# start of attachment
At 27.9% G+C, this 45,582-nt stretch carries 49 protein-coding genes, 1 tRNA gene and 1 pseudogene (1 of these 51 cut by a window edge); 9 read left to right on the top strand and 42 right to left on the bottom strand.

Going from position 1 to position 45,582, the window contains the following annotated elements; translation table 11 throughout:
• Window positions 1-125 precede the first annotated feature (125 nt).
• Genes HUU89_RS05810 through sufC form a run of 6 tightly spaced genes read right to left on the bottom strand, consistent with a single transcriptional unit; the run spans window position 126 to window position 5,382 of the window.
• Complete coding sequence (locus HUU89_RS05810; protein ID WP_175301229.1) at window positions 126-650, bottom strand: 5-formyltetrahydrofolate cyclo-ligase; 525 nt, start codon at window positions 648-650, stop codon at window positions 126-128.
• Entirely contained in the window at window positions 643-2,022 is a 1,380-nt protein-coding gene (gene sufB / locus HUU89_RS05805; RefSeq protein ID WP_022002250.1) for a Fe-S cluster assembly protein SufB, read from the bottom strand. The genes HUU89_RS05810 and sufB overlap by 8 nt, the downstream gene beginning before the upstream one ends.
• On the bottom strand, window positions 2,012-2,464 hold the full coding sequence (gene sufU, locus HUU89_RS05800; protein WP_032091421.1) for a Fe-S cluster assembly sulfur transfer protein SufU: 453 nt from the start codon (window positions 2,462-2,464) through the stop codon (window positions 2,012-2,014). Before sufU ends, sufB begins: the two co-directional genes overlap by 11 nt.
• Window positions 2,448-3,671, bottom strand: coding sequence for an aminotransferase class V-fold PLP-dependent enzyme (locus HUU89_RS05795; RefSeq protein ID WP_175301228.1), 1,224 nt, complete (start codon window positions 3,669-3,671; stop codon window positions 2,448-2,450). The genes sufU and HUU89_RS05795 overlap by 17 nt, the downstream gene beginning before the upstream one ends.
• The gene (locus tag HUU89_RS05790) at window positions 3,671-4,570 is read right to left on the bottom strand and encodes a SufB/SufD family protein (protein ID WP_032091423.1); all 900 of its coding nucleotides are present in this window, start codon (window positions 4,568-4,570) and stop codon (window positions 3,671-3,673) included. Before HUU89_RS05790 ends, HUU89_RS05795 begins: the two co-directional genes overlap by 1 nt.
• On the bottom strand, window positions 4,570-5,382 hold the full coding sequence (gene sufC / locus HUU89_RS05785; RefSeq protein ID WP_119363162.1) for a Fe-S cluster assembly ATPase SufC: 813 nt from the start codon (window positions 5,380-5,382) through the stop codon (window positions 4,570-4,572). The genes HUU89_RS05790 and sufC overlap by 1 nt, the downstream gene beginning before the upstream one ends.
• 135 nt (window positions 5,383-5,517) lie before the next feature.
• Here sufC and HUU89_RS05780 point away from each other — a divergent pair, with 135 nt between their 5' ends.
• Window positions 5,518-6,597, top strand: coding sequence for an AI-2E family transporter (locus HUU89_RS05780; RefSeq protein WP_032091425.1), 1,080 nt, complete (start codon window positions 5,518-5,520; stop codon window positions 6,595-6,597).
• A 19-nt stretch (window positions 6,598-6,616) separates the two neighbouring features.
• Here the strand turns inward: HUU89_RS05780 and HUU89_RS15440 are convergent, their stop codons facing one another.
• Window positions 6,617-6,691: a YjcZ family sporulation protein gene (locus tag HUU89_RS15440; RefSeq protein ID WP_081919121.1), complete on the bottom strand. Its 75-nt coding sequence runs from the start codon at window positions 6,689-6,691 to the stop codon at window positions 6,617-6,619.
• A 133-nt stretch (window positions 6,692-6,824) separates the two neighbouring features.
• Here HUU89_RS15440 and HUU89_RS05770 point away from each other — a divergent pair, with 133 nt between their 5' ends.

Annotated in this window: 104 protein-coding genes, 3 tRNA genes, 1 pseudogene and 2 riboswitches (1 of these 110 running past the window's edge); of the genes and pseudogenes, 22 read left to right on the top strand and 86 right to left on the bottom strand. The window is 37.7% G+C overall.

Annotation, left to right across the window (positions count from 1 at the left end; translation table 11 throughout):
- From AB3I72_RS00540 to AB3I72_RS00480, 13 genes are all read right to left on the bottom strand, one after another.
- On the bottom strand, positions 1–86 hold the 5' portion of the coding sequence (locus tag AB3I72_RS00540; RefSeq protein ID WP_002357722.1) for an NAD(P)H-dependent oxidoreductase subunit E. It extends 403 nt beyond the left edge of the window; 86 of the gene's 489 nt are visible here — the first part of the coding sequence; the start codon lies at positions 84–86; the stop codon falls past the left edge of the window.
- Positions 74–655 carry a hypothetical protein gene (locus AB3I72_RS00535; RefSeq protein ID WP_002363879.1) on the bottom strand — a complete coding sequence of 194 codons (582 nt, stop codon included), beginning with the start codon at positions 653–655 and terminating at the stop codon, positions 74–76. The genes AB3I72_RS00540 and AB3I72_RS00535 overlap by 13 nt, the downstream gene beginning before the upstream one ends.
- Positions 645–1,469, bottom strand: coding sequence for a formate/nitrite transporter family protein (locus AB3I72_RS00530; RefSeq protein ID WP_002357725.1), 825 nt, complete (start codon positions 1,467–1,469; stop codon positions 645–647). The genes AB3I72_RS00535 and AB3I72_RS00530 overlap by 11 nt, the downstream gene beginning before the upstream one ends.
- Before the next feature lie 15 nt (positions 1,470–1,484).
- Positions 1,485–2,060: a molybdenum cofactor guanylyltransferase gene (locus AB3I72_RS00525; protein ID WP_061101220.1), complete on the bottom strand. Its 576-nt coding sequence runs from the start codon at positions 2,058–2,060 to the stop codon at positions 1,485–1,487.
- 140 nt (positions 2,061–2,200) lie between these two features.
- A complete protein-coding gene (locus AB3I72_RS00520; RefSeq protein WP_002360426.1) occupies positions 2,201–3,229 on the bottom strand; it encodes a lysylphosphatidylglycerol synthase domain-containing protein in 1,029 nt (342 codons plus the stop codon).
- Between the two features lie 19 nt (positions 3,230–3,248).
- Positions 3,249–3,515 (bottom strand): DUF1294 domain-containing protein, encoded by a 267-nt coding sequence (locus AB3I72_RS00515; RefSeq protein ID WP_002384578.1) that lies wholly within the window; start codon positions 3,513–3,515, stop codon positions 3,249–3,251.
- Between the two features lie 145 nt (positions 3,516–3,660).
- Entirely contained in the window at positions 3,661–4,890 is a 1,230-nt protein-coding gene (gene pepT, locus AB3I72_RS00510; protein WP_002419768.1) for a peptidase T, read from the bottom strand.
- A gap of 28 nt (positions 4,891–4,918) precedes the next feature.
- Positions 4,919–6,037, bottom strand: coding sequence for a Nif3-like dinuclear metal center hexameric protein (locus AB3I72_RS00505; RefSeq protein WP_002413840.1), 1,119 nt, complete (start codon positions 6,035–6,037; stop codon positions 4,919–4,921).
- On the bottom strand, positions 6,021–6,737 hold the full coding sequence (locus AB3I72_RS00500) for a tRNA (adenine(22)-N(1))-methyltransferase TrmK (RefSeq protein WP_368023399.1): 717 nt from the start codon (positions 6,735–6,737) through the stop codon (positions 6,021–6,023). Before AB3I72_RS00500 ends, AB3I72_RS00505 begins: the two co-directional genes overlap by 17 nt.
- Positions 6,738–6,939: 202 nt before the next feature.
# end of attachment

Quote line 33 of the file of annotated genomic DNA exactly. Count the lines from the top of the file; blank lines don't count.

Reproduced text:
- A gap of 28 nt (positions 4,891–4,918) precedes the next feature.